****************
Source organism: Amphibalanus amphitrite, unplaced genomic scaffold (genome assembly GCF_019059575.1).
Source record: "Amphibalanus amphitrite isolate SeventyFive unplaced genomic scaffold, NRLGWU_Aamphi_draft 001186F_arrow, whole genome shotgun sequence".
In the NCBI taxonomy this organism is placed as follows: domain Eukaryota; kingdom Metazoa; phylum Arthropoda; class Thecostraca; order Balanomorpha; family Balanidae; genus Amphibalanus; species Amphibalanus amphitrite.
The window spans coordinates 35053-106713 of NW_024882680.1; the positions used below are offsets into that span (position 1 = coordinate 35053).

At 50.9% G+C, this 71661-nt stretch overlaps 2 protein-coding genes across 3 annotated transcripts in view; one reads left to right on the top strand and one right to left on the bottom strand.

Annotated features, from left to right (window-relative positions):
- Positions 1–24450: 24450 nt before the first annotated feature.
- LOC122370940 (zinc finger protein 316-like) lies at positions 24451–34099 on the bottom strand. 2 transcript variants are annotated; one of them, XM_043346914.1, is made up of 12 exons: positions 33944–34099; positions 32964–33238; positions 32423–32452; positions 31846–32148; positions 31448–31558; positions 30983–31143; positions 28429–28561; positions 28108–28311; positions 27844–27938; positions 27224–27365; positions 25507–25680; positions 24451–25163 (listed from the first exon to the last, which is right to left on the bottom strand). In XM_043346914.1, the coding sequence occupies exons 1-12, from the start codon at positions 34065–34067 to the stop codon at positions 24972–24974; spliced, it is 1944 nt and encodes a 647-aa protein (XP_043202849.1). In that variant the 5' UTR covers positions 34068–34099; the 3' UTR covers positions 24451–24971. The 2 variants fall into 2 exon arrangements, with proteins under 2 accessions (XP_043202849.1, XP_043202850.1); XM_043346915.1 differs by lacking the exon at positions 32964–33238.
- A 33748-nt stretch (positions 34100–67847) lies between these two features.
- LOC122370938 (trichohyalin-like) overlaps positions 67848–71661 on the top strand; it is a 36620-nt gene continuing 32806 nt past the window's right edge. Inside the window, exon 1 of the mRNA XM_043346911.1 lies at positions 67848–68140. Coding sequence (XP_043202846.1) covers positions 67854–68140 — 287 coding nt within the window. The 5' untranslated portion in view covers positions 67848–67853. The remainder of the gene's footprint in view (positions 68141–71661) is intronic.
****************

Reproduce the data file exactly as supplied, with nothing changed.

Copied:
Source organism: Amphibalanus amphitrite, unplaced genomic scaffold (genome assembly GCF_019059575.1).
Source record: "Amphibalanus amphitrite isolate SeventyFive unplaced genomic scaffold, NRLGWU_Aamphi_draft 001186F_arrow, whole genome shotgun sequence".
In the NCBI taxonomy this organism is placed as follows: domain Eukaryota; kingdom Metazoa; phylum Arthropoda; class Thecostraca; order Balanomorpha; family Balanidae; genus Amphibalanus; species Amphibalanus amphitrite.
The window spans coordinates 35053-106713 of NW_024882680.1; the positions used below are offsets into that span (position 1 = coordinate 35053).

At 50.9% G+C, this 71661-nt stretch overlaps 2 protein-coding genes across 3 annotated transcripts in view; one reads left to right on the top strand and one right to left on the bottom strand.

Annotated features, from left to right (window-relative positions):
- Positions 1–24450: 24450 nt before the first annotated feature.
- LOC122370940 (zinc finger protein 316-like) lies at positions 24451–34099 on the bottom strand. 2 transcript variants are annotated; one of them, XM_043346914.1, is made up of 12 exons: positions 33944–34099; positions 32964–33238; positions 32423–32452; positions 31846–32148; positions 31448–31558; positions 30983–31143; positions 28429–28561; positions 28108–28311; positions 27844–27938; positions 27224–27365; positions 25507–25680; positions 24451–25163 (listed from the first exon to the last, which is right to left on the bottom strand). In XM_043346914.1, the coding sequence occupies exons 1-12, from the start codon at positions 34065–34067 to the stop codon at positions 24972–24974; spliced, it is 1944 nt and encodes a 647-aa protein (XP_043202849.1). In that variant the 5' UTR covers positions 34068–34099; the 3' UTR covers positions 24451–24971. The 2 variants fall into 2 exon arrangements, with proteins under 2 accessions (XP_043202849.1, XP_043202850.1); XM_043346915.1 differs by lacking the exon at positions 32964–33238.
- A 33748-nt stretch (positions 34100–67847) lies between these two features.
- LOC122370938 (trichohyalin-like) overlaps positions 67848–71661 on the top strand; it is a 36620-nt gene continuing 32806 nt past the window's right edge. Inside the window, exon 1 of the mRNA XM_043346911.1 lies at positions 67848–68140. Coding sequence (XP_043202846.1) covers positions 67854–68140 — 287 coding nt within the window. The 5' untranslated portion in view covers positions 67848–67853. The remainder of the gene's footprint in view (positions 68141–71661) is intronic.